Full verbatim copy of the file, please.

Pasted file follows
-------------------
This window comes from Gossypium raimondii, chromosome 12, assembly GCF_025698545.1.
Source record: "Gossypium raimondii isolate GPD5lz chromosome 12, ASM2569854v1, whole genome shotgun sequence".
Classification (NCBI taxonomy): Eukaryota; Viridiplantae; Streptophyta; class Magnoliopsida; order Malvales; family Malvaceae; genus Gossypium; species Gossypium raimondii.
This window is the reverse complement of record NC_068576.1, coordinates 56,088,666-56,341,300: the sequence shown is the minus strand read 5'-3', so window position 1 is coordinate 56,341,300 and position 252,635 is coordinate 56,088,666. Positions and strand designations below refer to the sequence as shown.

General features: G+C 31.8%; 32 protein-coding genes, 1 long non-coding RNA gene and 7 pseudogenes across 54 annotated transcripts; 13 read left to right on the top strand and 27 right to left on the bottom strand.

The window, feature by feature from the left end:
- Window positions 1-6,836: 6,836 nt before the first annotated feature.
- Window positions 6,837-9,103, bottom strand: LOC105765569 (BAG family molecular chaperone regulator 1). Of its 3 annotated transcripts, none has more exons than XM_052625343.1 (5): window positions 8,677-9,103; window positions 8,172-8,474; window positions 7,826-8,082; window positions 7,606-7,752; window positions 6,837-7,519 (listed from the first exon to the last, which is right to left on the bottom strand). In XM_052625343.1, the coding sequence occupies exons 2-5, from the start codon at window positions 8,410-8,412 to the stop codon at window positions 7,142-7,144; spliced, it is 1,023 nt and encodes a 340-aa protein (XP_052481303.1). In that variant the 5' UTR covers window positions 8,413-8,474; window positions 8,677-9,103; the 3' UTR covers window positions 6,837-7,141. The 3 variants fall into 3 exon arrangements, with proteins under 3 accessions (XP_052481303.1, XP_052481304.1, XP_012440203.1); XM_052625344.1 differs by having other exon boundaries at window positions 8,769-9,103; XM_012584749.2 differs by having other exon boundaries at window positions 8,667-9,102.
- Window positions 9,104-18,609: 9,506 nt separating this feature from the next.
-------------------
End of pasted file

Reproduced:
This window comes from Gossypium raimondii, chromosome 12, assembly GCF_025698545.1.
Source record: "Gossypium raimondii isolate GPD5lz chromosome 12, ASM2569854v1, whole genome shotgun sequence".
Classification (NCBI taxonomy): Eukaryota; Viridiplantae; Streptophyta; class Magnoliopsida; order Malvales; family Malvaceae; genus Gossypium; species Gossypium raimondii.
This window is the reverse complement of record NC_068576.1, coordinates 56,088,666-56,341,300: the sequence shown is the minus strand read 5'-3', so window position 1 is coordinate 56,341,300 and position 252,635 is coordinate 56,088,666. Positions and strand designations below refer to the sequence as shown.

General features: G+C 31.8%; 32 protein-coding genes, 1 long non-coding RNA gene and 7 pseudogenes across 54 annotated transcripts; 13 read left to right on the top strand and 27 right to left on the bottom strand.

The window, feature by feature from the left end:
- Window positions 1-6,836: 6,836 nt before the first annotated feature.
- Window positions 6,837-9,103, bottom strand: LOC105765569 (BAG family molecular chaperone regulator 1). Of its 3 annotated transcripts, none has more exons than XM_052625343.1 (5): window positions 8,677-9,103; window positions 8,172-8,474; window positions 7,826-8,082; window positions 7,606-7,752; window positions 6,837-7,519 (listed from the first exon to the last, which is right to left on the bottom strand). In XM_052625343.1, the coding sequence occupies exons 2-5, from the start codon at window positions 8,410-8,412 to the stop codon at window positions 7,142-7,144; spliced, it is 1,023 nt and encodes a 340-aa protein (XP_052481303.1). In that variant the 5' UTR covers window positions 8,413-8,474; window positions 8,677-9,103; the 3' UTR covers window positions 6,837-7,141. The 3 variants fall into 3 exon arrangements, with proteins under 3 accessions (XP_052481303.1, XP_052481304.1, XP_012440203.1); XM_052625344.1 differs by having other exon boundaries at window positions 8,769-9,103; XM_012584749.2 differs by having other exon boundaries at window positions 8,667-9,102.
- Window positions 9,104-18,609: 9,506 nt separating this feature from the next.